I’m a voracious list maker, mostly because it helps me to remain accountable for moving my ideas forward. Since the weekend, I’ve been making a list of things I need to do to test out my new business ideas for on-demand and virtual guidance counseling for students. So far, I have a few to-dos on the books and they are:
I will say that I’m loving every moment of this. I’m loving it so much in fact that it doesn’t even seem like work. And that, my friends, is the point. We should find something that we love to do so much that the time flies and it makes us feel alive and free.
I’m so tired of the acceptance that zip code is destiny. My entire life is a rejection of that belief, and I will keep rejecting it until I’m out of breath and out of strength. Somewhere along the way, our society decided that a child born into difficulty on the south side of Chicago won’t have the same chance to rise to their potential as a child born with every privilege on the south side of Central Park. Is the life of that child in Chicago any less valuable that the life of that child in New York? I don’t think so. I know you don’t think so either. So let’s change that, together. Let’s stack the odds in favor of all kids everywhere.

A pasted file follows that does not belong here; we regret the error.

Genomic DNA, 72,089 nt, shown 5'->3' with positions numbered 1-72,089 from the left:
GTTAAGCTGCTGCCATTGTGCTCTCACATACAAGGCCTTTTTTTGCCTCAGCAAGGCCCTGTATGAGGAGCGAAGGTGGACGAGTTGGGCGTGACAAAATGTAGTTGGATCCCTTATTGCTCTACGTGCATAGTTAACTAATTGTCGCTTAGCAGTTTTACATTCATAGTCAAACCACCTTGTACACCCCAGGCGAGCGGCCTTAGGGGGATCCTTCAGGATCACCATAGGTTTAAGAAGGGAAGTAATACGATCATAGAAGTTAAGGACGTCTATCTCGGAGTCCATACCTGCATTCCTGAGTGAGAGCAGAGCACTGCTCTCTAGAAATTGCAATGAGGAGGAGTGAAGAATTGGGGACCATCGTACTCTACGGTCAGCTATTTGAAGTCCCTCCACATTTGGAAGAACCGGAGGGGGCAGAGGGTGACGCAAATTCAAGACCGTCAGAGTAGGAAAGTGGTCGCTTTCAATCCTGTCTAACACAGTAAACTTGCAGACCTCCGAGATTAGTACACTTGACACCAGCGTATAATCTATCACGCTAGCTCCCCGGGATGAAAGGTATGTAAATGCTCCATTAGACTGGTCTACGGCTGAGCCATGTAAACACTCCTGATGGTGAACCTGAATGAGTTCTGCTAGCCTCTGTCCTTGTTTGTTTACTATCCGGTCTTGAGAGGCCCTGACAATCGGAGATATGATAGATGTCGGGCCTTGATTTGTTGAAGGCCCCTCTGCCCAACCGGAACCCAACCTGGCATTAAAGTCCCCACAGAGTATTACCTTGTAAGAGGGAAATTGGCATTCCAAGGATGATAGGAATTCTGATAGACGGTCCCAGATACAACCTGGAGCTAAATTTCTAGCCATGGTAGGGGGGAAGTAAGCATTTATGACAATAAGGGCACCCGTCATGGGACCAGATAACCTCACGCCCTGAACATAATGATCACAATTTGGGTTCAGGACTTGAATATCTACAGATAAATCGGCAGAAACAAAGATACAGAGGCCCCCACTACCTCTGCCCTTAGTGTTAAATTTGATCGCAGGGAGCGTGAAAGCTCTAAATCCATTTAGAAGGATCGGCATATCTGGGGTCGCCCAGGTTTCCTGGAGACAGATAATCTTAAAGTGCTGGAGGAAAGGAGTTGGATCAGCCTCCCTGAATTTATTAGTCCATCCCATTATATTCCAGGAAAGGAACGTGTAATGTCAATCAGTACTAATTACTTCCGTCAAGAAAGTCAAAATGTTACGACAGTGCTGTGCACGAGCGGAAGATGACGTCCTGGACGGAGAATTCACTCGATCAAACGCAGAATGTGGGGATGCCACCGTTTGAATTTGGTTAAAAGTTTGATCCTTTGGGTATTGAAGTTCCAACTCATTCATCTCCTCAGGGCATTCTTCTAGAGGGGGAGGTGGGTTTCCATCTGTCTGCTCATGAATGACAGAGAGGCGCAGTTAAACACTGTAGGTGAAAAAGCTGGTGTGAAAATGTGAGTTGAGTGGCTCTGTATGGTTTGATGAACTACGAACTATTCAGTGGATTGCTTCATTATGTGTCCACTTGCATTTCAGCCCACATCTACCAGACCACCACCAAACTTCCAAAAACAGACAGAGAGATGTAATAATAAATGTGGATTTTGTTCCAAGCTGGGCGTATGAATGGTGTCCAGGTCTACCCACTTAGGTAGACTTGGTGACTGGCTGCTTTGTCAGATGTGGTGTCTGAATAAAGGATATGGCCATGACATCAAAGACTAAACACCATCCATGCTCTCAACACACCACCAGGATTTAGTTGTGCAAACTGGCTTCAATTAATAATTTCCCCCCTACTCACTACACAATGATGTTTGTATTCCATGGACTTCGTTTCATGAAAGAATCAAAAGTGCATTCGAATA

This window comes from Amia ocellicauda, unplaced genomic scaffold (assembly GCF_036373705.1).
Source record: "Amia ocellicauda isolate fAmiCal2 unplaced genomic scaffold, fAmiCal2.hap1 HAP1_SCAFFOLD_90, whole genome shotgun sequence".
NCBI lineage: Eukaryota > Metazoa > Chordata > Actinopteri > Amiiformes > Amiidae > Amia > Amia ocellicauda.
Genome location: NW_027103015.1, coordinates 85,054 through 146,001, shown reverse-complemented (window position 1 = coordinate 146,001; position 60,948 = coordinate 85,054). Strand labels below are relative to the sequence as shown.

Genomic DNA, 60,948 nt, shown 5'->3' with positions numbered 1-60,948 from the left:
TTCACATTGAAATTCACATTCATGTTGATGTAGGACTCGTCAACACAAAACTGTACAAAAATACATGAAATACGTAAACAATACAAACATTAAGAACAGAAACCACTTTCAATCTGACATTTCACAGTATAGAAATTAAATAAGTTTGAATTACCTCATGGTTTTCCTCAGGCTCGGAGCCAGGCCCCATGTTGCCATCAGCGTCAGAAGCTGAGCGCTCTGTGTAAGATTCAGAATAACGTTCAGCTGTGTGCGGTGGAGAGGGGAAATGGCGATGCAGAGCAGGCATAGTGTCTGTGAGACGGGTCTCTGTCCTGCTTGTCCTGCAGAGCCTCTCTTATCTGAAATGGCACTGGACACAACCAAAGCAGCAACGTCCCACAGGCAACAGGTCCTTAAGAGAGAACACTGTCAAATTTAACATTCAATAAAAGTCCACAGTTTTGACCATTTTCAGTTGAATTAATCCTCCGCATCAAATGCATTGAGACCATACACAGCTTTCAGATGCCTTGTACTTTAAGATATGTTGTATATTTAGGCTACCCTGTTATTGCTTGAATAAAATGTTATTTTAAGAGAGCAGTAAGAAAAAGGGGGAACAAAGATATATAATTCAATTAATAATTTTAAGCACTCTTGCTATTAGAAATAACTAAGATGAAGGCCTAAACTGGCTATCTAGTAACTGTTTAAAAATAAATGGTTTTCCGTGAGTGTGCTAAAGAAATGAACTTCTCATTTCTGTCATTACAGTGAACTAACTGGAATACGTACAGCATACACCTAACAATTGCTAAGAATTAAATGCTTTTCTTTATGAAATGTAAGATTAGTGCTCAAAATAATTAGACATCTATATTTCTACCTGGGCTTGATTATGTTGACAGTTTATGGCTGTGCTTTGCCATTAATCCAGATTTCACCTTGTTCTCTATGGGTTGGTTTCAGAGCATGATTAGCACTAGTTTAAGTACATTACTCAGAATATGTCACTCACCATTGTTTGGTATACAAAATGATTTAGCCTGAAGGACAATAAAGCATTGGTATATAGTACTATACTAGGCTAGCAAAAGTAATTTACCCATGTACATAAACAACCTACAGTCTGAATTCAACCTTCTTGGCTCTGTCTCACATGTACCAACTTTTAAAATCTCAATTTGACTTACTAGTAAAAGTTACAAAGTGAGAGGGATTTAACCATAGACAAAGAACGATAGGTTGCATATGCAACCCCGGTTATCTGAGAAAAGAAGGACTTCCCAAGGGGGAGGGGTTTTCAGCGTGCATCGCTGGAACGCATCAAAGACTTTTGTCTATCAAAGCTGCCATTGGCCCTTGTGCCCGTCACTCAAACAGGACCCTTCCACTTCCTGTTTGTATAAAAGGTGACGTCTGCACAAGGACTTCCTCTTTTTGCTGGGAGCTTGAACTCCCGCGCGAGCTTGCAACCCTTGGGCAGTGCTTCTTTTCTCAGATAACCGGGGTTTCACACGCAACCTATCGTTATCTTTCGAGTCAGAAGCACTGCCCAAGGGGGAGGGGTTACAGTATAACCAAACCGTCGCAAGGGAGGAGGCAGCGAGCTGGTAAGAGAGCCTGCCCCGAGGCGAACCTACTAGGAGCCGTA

There are too many kids who are cold, and tired, and hungry, and frustrated. There are too many kids who don’t see a way up and out of their circumstances because no one they know ever got up or out. Imagine what our world would be like if every child alive right now got everything they needed to grow up healthy, educated, kind, and confident. That’s the image I hold in my mind as I think about ways to offer virtual and on-demand guidance counseling to kids across the country, and eventually across the globe. It’s a big vision, a big dream, and our kids deserve nothing less. They have to know that somewhere out in the world, there is an adult who believes in them, who is holding a light for them so that they can find their way forward even in the darkest of times. To that child, that one light can make all the difference. And that’s worth fighting for.